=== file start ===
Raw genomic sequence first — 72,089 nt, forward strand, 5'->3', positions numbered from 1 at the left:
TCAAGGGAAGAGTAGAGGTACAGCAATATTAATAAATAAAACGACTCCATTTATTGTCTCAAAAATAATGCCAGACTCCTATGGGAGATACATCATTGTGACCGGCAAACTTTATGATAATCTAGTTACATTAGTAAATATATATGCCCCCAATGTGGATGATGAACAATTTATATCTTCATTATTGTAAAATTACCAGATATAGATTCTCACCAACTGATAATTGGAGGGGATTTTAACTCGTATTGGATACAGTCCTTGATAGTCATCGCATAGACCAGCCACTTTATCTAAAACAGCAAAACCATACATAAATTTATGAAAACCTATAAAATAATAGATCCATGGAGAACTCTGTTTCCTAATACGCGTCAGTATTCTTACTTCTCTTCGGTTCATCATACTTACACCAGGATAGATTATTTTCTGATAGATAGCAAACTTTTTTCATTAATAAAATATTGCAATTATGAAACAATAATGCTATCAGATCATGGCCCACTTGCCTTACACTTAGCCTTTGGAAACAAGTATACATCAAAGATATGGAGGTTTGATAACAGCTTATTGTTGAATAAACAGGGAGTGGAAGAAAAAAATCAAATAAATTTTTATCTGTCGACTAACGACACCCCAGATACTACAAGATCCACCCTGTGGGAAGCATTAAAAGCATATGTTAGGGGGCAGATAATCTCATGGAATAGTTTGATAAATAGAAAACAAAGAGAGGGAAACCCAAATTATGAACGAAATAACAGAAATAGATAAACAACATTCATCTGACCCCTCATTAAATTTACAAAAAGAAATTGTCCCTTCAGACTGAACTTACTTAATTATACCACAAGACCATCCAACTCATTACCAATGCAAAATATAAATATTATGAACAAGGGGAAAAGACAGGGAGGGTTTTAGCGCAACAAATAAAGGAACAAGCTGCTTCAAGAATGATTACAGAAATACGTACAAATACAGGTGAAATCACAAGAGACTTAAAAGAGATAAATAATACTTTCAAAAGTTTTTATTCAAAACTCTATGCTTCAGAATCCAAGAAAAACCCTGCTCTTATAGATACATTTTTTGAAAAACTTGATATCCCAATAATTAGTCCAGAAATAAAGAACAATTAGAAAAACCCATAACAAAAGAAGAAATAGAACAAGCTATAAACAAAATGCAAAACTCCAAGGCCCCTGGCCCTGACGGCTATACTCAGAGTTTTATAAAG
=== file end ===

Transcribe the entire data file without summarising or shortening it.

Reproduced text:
Raw genomic sequence first — 72,089 nt, forward strand, 5'->3', positions numbered from 1 at the left:
TCAAGGGAAGAGTAGAGGTACAGCAATATTAATAAATAAAACGACTCCATTTATTGTCTCAAAAATAATGCCAGACTCCTATGGGAGATACATCATTGTGACCGGCAAACTTTATGATAATCTAGTTACATTAGTAAATATATATGCCCCCAATGTGGATGATGAACAATTTATATCTTCATTATTGTAAAATTACCAGATATAGATTCTCACCAACTGATAATTGGAGGGGATTTTAACTCGTATTGGATACAGTCCTTGATAGTCATCGCATAGACCAGCCACTTTATCTAAAACAGCAAAACCATACATAAATTTATGAAAACCTATAAAATAATAGATCCATGGAGAACTCTGTTTCCTAATACGCGTCAGTATTCTTACTTCTCTTCGGTTCATCATACTTACACCAGGATAGATTATTTTCTGATAGATAGCAAACTTTTTTCATTAATAAAATATTGCAATTATGAAACAATAATGCTATCAGATCATGGCCCACTTGCCTTACACTTAGCCTTTGGAAACAAGTATACATCAAAGATATGGAGGTTTGATAACAGCTTATTGTTGAATAAACAGGGAGTGGAAGAAAAAAATCAAATAAATTTTTATCTGTCGACTAACGACACCCCAGATACTACAAGATCCACCCTGTGGGAAGCATTAAAAGCATATGTTAGGGGGCAGATAATCTCATGGAATAGTTTGATAAATAGAAAACAAAGAGAGGGAAACCCAAATTATGAACGAAATAACAGAAATAGATAAACAACATTCATCTGACCCCTCATTAAATTTACAAAAAGAAATTGTCCCTTCAGACTGAACTTACTTAATTATACCACAAGACCATCCAACTCATTACCAATGCAAAATATAAATATTATGAACAAGGGGAAAAGACAGGGAGGGTTTTAGCGCAACAAATAAAGGAACAAGCTGCTTCAAGAATGATTACAGAAATACGTACAAATACAGGTGAAATCACAAGAGACTTAAAAGAGATAAATAATACTTTCAAAAGTTTTTATTCAAAACTCTATGCTTCAGAATCCAAGAAAAACCCTGCTCTTATAGATACATTTTTTGAAAAACTTGATATCCCAATAATTAGTCCAGAAATAAAGAACAATTAGAAAAACCCATAACAAAAGAAGAAATAGAACAAGCTATAAACAAAATGCAAAACTCCAAGGCCCCTGGCCCTGACGGCTATACTCAGAGTTTTATAAAG